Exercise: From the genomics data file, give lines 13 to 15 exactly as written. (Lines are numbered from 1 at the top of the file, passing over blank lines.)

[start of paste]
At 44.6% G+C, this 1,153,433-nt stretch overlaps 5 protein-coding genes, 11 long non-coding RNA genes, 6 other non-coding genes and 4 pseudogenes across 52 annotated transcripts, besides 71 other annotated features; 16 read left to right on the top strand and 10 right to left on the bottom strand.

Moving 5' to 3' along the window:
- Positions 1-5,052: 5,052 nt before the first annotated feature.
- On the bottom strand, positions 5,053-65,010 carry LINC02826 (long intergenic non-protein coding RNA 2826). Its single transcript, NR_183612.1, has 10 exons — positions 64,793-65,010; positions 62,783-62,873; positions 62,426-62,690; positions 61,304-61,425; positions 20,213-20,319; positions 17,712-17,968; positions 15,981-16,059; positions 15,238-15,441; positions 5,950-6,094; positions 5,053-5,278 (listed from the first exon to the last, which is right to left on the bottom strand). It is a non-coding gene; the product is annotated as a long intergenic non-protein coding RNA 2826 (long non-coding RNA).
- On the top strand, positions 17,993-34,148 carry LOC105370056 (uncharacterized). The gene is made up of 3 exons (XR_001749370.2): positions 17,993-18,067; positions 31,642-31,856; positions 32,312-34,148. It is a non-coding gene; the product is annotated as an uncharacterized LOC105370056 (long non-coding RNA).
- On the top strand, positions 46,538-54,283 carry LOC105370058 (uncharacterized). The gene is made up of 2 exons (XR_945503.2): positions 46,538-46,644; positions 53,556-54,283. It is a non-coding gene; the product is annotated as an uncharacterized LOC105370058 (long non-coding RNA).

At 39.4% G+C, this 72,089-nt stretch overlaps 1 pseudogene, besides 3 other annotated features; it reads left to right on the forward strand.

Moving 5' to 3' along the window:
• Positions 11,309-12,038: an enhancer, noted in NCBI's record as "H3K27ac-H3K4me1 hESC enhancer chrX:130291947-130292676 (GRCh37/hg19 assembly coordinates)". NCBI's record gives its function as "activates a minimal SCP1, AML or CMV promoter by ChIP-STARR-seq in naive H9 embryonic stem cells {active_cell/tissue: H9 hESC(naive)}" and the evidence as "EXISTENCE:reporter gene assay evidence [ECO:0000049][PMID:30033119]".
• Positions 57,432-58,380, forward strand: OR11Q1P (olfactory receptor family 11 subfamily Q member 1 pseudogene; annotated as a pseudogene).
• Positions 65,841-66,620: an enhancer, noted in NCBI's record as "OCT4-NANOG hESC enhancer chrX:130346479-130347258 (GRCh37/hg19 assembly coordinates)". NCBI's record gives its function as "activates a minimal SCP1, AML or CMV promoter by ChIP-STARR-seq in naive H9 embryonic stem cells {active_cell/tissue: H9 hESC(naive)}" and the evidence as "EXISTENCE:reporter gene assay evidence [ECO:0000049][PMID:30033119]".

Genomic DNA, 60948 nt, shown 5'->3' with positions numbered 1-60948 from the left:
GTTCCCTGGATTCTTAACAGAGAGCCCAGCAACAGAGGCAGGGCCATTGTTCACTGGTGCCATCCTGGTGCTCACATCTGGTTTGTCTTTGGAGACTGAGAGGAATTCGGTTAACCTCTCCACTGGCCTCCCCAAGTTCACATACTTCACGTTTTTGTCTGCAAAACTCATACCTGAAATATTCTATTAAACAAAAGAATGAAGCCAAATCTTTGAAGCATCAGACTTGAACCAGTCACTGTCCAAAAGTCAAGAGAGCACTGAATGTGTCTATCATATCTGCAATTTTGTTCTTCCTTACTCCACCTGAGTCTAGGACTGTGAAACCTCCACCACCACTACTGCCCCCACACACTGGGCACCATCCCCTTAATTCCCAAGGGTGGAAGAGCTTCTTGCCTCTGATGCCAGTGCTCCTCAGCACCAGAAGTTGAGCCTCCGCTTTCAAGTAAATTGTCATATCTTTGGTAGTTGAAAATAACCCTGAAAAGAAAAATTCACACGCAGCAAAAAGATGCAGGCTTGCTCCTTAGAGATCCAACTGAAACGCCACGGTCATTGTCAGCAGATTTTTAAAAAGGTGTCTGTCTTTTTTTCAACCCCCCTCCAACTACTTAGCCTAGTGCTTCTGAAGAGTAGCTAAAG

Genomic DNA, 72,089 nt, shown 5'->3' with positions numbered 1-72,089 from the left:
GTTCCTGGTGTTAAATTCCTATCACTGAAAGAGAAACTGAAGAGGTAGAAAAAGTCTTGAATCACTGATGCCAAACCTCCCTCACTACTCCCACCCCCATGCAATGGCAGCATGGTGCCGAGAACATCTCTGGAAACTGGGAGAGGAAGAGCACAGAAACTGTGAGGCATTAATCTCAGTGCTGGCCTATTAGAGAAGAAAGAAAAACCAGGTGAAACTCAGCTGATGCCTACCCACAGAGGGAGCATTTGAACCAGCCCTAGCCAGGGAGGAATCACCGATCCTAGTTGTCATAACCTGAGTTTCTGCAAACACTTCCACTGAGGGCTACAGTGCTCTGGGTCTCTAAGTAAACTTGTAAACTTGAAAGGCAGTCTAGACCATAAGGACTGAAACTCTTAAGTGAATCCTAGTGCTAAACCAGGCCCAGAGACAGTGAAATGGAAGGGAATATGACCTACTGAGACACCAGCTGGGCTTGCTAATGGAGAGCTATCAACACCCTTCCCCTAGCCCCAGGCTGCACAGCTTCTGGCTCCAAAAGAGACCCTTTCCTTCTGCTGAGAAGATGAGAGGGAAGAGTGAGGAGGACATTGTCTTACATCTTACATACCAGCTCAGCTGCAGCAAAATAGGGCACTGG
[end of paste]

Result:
GTTCCCTGGATTCTTAACAGAGAGCCCAGCAACAGAGGCAGGGCCATTGTTCACTGGTGCCATCCTGGTGCTCACATCTGGTTTGTCTTTGGAGACTGAGAGGAATTCGGTTAACCTCTCCACTGGCCTCCCCAAGTTCACATACTTCACGTTTTTGTCTGCAAAACTCATACCTGAAATATTCTATTAAACAAAAGAATGAAGCCAAATCTTTGAAGCATCAGACTTGAACCAGTCACTGTCCAAAAGTCAAGAGAGCACTGAATGTGTCTATCATATCTGCAATTTTGTTCTTCCTTACTCCACCTGAGTCTAGGACTGTGAAACCTCCACCACCACTACTGCCCCCACACACTGGGCACCATCCCCTTAATTCCCAAGGGTGGAAGAGCTTCTTGCCTCTGATGCCAGTGCTCCTCAGCACCAGAAGTTGAGCCTCCGCTTTCAAGTAAATTGTCATATCTTTGGTAGTTGAAAATAACCCTGAAAAGAAAAATTCACACGCAGCAAAAAGATGCAGGCTTGCTCCTTAGAGATCCAACTGAAACGCCACGGTCATTGTCAGCAGATTTTTAAAAAGGTGTCTGTCTTTTTTTCAACCCCCCTCCAACTACTTAGCCTAGTGCTTCTGAAGAGTAGCTAAAG

Genomic DNA, 72,089 nt, shown 5'->3' with positions numbered 1-72,089 from the left:
GTTCCTGGTGTTAAATTCCTATCACTGAAAGAGAAACTGAAGAGGTAGAAAAAGTCTTGAATCACTGATGCCAAACCTCCCTCACTACTCCCACCCCCATGCAATGGCAGCATGGTGCCGAGAACATCTCTGGAAACTGGGAGAGGAAGAGCACAGAAACTGTGAGGCATTAATCTCAGTGCTGGCCTATTAGAGAAGAAAGAAAAACCAGGTGAAACTCAGCTGATGCCTACCCACAGAGGGAGCATTTGAACCAGCCCTAGCCAGGGAGGAATCACCGATCCTAGTTGTCATAACCTGAGTTTCTGCAAACACTTCCACTGAGGGCTACAGTGCTCTGGGTCTCTAAGTAAACTTGTAAACTTGAAAGGCAGTCTAGACCATAAGGACTGAAACTCTTAAGTGAATCCTAGTGCTAAACCAGGCCCAGAGACAGTGAAATGGAAGGGAATATGACCTACTGAGACACCAGCTGGGCTTGCTAATGGAGAGCTATCAACACCCTTCCCCTAGCCCCAGGCTGCACAGCTTCTGGCTCCAAAAGAGACCCTTTCCTTCTGCTGAGAAGATGAGAGGGAAGAGTGAGGAGGACATTGTCTTACATCTTACATACCAGCTCAGCTGCAGCAAAATAGGGCACTGG